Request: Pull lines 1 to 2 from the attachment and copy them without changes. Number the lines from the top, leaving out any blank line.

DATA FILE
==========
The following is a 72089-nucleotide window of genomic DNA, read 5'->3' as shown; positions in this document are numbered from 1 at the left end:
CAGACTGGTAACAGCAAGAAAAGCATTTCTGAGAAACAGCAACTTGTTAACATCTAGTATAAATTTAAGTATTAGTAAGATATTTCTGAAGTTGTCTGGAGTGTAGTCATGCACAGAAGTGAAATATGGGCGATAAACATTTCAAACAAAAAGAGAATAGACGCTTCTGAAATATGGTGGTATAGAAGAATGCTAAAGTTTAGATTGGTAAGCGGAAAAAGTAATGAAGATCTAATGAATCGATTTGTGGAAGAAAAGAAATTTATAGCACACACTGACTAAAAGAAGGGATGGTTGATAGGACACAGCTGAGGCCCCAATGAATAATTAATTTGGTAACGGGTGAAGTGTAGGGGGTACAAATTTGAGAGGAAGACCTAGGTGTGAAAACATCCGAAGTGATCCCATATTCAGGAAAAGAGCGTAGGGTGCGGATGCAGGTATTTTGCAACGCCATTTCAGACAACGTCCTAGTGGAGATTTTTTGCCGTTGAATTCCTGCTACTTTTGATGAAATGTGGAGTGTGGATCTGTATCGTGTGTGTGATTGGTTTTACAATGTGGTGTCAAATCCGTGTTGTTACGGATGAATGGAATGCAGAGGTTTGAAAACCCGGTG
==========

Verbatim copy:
The following is a 72089-nucleotide window of genomic DNA, read 5'->3' as shown; positions in this document are numbered from 1 at the left end:
CAGACTGGTAACAGCAAGAAAAGCATTTCTGAGAAACAGCAACTTGTTAACATCTAGTATAAATTTAAGTATTAGTAAGATATTTCTGAAGTTGTCTGGAGTGTAGTCATGCACAGAAGTGAAATATGGGCGATAAACATTTCAAACAAAAAGAGAATAGACGCTTCTGAAATATGGTGGTATAGAAGAATGCTAAAGTTTAGATTGGTAAGCGGAAAAAGTAATGAAGATCTAATGAATCGATTTGTGGAAGAAAAGAAATTTATAGCACACACTGACTAAAAGAAGGGATGGTTGATAGGACACAGCTGAGGCCCCAATGAATAATTAATTTGGTAACGGGTGAAGTGTAGGGGGTACAAATTTGAGAGGAAGACCTAGGTGTGAAAACATCCGAAGTGATCCCATATTCAGGAAAAGAGCGTAGGGTGCGGATGCAGGTATTTTGCAACGCCATTTCAGACAACGTCCTAGTGGAGATTTTTTGCCGTTGAATTCCTGCTACTTTTGATGAAATGTGGAGTGTGGATCTGTATCGTGTGTGTGATTGGTTTTACAATGTGGTGTCAAATCCGTGTTGTTACGGATGAATGGAATGCAGAGGTTTGAAAACCCGGTG